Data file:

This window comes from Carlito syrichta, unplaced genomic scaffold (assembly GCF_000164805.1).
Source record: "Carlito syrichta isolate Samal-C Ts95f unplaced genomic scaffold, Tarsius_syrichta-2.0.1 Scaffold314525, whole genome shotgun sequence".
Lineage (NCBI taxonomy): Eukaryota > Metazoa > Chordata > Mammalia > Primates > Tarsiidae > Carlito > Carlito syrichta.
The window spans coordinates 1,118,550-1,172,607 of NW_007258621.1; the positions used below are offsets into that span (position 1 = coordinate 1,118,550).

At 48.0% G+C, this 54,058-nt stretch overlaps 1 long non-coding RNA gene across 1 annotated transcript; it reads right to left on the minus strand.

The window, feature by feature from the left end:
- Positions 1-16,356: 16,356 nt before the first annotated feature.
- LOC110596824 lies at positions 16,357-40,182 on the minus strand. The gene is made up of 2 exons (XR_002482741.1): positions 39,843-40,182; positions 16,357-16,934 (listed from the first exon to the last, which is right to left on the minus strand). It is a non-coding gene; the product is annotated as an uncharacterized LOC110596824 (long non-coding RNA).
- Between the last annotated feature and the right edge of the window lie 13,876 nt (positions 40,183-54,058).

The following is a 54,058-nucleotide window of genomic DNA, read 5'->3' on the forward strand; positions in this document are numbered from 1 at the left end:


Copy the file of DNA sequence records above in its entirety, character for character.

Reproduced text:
This window comes from Carlito syrichta, unplaced genomic scaffold (assembly GCF_000164805.1).
Source record: "Carlito syrichta isolate Samal-C Ts95f unplaced genomic scaffold, Tarsius_syrichta-2.0.1 Scaffold314525, whole genome shotgun sequence".
Lineage (NCBI taxonomy): Eukaryota > Metazoa > Chordata > Mammalia > Primates > Tarsiidae > Carlito > Carlito syrichta.
The window spans coordinates 1,118,550-1,172,607 of NW_007258621.1; the positions used below are offsets into that span (position 1 = coordinate 1,118,550).

At 48.0% G+C, this 54,058-nt stretch overlaps 1 long non-coding RNA gene across 1 annotated transcript; it reads right to left on the minus strand.

The window, feature by feature from the left end:
- Positions 1-16,356: 16,356 nt before the first annotated feature.
- LOC110596824 lies at positions 16,357-40,182 on the minus strand. The gene is made up of 2 exons (XR_002482741.1): positions 39,843-40,182; positions 16,357-16,934 (listed from the first exon to the last, which is right to left on the minus strand). It is a non-coding gene; the product is annotated as an uncharacterized LOC110596824 (long non-coding RNA).
- Between the last annotated feature and the right edge of the window lie 13,876 nt (positions 40,183-54,058).

The following is a 54,058-nucleotide window of genomic DNA, read 5'->3' on the forward strand; positions in this document are numbered from 1 at the left end: